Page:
Considering "Best Use of a Licensed Song", my mind immediately goes to Lollipop Chainsaw:

When Dead or Alive's "You Spin Me Round (Like a Record)" kicks in during the combine sequence, when Skrillex's "Rock ‘N’ Roll (Will Take You To The Mountain)" drop on you during the Pong arcade game, that bizarre moment when you realize Buckner & Garcia's "Pac-Man Fever" is playing on the roof of the arcade (but not in the Pac-Man clone you played earlier) and, of course, the obnoxious loop of The Chordettes' "Lollipop" that is constantly playing in the shop are just a few of the uses that really stood out to me.

Edited by Colourful_Hippie

@Artso said:

@PerfidiousSinn said:

I never understood why Giant Bomb hated the main characters of Far Cry 3 so much. Because they're privileged rich kids? What's so terrible about that?

This is a joke right?

Yeah I think it's safe to say that anyone who doesn't understand (you don't have to share) their hate for that group after reading the last paragraph are either idiots or trolls.

Edited by SexVicar

The M.I.A song really works for that sequence as well if you know the background of that song because as it's about the perception of immigrants in America in American society and the media. Having it re-appropriated as a song a bunch of rich trust fund douchelords would jam out to on their totally sick (and expensive) holiday to an island where people are forced to work on pain of death is some real slick thinking on Ubi Montreal's part.

If only that carried to the rest of the game, as Jeff says.

Posted by KittyVonDoom

TWD's Episode 4 was kind of a messy disaster in-terms of plot holes and logic, and I felt it fumbled with some potentially interesting ideas. Some of the dialogue also felt really off too.

With that said, glad Episode 3 won :D

Posted by smitty86

My Walking Dead Episode ranking goes: 3>2>5>1>4. 1 and 4 are almost interchangeable but I feel that 1 only loses points because it is the start so people you lose you don't really have feelings for yet and lots of it is just the springboard for 2 & 3 to be so great. 4....4 is just a weird episode. People seem to just come and go through it and you never really feel that attached to them unless the story is beating you over the head with their demons or baggage. 4 is treated as a staying pat penultimate episode with one end twist to let you know what level of crazy to expect in the finale.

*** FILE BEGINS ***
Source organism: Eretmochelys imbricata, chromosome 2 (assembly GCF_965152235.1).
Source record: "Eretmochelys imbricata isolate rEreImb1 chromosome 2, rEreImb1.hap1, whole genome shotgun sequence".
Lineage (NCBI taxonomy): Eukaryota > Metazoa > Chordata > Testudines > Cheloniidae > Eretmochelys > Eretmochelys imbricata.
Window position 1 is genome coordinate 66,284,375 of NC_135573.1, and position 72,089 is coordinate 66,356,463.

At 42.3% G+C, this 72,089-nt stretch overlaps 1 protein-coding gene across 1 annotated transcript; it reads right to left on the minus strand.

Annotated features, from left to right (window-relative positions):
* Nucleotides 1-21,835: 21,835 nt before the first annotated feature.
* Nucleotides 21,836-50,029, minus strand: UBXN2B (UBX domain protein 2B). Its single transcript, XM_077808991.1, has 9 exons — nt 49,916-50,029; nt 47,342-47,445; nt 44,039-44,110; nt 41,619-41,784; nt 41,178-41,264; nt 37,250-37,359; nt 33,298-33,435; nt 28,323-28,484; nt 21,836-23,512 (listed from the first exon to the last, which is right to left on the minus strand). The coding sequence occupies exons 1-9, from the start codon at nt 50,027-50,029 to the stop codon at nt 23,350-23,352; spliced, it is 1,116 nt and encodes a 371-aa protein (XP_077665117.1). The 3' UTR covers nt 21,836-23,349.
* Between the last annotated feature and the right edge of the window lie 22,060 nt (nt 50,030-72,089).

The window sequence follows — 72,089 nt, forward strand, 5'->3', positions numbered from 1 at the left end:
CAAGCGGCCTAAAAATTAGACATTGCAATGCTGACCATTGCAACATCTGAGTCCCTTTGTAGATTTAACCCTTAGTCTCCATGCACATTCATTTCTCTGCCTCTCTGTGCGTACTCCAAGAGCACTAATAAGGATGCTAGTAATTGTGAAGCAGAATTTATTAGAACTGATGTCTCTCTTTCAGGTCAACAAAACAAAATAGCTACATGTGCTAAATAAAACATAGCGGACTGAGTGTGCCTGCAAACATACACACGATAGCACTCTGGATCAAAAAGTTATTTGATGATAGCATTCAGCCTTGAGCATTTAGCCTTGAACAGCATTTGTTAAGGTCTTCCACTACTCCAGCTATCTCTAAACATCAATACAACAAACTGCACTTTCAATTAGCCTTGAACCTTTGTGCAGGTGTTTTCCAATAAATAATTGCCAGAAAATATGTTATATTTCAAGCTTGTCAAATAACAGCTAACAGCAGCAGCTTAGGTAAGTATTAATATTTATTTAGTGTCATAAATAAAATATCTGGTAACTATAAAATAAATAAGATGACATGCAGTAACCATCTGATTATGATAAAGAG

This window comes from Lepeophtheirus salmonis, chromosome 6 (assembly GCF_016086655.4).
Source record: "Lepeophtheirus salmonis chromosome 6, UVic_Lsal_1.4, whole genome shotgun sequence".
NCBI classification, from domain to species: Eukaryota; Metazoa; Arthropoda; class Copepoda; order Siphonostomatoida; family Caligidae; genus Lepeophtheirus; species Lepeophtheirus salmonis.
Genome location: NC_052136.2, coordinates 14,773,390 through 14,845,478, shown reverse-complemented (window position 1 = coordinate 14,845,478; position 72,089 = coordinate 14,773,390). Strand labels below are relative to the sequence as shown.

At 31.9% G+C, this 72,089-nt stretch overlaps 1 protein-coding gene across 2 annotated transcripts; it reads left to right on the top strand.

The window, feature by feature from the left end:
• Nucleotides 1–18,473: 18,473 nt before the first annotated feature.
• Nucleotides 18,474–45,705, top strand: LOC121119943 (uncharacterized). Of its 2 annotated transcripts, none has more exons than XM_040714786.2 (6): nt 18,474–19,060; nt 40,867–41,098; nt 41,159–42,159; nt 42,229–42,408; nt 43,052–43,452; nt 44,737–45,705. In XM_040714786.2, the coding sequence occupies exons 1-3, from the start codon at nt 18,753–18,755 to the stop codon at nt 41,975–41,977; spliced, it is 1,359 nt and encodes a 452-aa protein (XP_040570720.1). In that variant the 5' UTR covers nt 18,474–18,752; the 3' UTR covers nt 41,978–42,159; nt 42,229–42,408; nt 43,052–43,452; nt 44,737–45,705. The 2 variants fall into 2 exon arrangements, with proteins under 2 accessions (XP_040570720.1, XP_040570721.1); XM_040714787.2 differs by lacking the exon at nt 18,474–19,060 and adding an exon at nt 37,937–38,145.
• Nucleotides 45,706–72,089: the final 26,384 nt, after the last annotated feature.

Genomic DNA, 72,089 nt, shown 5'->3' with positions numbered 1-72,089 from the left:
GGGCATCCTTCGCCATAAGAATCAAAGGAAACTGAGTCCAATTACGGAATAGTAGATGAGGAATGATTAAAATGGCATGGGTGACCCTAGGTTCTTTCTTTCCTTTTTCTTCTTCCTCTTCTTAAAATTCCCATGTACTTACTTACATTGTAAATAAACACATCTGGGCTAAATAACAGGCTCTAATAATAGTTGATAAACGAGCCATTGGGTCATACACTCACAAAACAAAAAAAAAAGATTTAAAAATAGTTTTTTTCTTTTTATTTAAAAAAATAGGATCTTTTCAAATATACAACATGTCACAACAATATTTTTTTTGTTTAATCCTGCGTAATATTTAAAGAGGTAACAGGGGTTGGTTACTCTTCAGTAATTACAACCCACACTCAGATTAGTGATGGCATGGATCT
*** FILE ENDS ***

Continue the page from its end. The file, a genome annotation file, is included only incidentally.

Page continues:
Posted by KittyVonDoom

Absolutely stunned this didn't get into the nominations for best use of licensed music:

Posted by PerfidiousSinn

@Colourful_Hippie said:

@Artso said:

@PerfidiousSinn said:

I never understood why Giant Bomb hated the main characters of Far Cry 3 so much. Because they're privileged rich kids? What's so terrible about that?

This is a joke right?

Yeah I think it's safe to say that anyone who doesn't understand (you don't have to share) their hate for that group after reading the last paragraph are either idiots or trolls.

It's really easy to "pull the troll card" because someone doesn't agree with you. Unfortunately it never adds anything meaningful to an actual discussion =/

I think a lot of people have a rather irrational hatred of characters on the basis of "they're rich, privileged white kids".

Posted by PerfidiousSinn

@Goblin said:

Considering "Best Use of a Licensed Song", my mind immediately goes to Lollipop Chainsaw:

When Dead or Alive's "You Spin Me Round (Like a Record)" kicks in during the combine sequence, when Skrillex's "Rock ‘N’ Roll (Will Take You To The Mountain)" drop on you during the Pong arcade game, that bizarre moment when you realize Buckner & Garcia's "Pac-Man Fever" is playing on the roof of the arcade (but not in the Pac-Man clone you played earlier) and, of course, the obnoxious loop of The Chordettes' "Lollipop" that is constantly playing in the shop are just a few of the uses that really stood out to me.

Couldn't agree more. Most of the uses of licensed music in Lollipop Chainsaw were spot-on, and the whole soundtrack to that game was one of my favorites of the year.

Edited by SexVicar

@KittyVonDoom said:

Absolutely stunned this didn't get into the nominations for best use of licensed music:

It's a track done specifically for the game by Skrillex so it likely doesn't count (even though it's one of my favourite moments of the year too)

Unquestionably the lead contender for the "Sickest Drop Of The Year" category that I just made up now, however! (I guess we can have Far Cry 3 and Kinect Party as well, obviously. Forza Horizon you can come too.)